The coffee is cold.
The Writer is hot. He wants to keep writing. But - I need to return to work.
"It's too soon," The Writer protests with a shrill childish voice. "Can't we stay a little longer."
No; time to go. Maybe we can write tonight, I suggest.
He rejects it with anger. "You always say that but it doesn't happen much, doesn't it?"
He's got me there, and I have a lot of 'real work' to do, spilled onto me by others' procrastination. Be flexible, I remind myself.
I see his point, though.
Walking down to TB, I pass a small trailer court. It's built on a slope, an Ashland fixture for several decades. Privacy fences surround most of it but as I descend the hill, I can look into it. I also pass along its fringe, where people work on their trailers, adding impromptu rooms and whatnot made of found materials, like fiberglas or aluminum panels. There's also creations made of doors, fences, and other partitions created from plywood.
Walking past, the place always fires all my imaginations' cylinders. Looking at that place, it can be a survivor camp, fending off zombies, or a struggling colony on another world. It gives raise to many ideas of what could be. But what it is, in fact, is a place where people struggle on limited incomes. I've met several people from the dwellings and it's clear that it is a survivor's enclave, creating worlds and community for themselves and pursuing their dreams. There's a tough edge to their existence. The precipice is always near and the wind always blows.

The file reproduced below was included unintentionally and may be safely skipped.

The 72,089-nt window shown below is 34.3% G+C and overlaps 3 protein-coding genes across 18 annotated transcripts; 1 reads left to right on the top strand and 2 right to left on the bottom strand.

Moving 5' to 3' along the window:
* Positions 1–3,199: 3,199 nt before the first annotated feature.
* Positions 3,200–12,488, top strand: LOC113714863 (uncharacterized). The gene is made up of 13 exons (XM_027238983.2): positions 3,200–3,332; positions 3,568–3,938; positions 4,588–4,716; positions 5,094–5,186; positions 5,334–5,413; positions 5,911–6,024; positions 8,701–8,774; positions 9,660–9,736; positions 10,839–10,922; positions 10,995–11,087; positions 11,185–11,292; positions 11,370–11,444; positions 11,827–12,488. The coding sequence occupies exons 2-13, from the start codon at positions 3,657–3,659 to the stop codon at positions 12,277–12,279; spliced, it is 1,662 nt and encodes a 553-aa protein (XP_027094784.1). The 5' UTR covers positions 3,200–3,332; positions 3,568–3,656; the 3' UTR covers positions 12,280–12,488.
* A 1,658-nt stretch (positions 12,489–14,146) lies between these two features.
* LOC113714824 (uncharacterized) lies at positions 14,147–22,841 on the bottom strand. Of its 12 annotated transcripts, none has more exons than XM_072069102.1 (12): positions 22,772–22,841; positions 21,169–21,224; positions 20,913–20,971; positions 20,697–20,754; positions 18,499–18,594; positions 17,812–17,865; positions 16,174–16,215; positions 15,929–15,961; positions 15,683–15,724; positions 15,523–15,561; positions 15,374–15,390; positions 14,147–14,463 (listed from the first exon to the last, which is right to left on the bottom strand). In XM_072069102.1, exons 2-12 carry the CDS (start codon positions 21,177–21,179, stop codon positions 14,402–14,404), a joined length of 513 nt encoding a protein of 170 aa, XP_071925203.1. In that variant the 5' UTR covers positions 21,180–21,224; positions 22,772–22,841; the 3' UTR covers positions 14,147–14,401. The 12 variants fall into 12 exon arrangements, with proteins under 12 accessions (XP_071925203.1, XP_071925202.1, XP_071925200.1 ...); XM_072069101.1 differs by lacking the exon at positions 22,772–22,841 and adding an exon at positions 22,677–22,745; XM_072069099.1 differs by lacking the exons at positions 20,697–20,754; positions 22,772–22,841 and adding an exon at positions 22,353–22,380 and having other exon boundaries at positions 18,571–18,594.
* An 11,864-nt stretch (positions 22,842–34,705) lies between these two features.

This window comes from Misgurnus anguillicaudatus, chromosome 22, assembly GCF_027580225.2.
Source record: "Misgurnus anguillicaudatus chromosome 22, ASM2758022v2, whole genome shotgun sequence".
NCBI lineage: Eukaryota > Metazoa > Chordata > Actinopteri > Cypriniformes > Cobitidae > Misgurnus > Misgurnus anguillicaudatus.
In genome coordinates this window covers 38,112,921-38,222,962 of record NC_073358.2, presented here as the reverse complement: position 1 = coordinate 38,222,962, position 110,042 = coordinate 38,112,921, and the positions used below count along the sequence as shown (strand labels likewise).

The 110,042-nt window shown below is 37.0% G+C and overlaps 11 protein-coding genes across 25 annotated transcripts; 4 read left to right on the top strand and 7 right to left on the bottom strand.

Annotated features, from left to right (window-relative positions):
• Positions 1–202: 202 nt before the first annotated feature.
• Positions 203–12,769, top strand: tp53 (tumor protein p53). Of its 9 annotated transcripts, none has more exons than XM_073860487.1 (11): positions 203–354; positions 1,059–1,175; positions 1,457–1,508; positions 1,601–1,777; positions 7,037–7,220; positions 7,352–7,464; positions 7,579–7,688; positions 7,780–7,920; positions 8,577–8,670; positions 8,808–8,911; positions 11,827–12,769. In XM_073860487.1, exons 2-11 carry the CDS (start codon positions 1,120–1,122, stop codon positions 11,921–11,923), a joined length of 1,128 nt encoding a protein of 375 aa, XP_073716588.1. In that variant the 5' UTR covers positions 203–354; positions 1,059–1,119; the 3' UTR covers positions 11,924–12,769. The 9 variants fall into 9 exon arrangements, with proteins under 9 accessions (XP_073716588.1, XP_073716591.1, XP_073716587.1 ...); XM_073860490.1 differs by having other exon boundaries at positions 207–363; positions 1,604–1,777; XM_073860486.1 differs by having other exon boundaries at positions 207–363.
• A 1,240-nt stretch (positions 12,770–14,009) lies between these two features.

I admire them for determinedly building a life there and holding on to dreams to have other things.
Then my imagination moves in, and they're on a starship....
Causes Michael Seidel Supports
Kiva, Women's International League for Peace and Freedom, Propublica.org, Doctors Without Borders, GreaterGood.com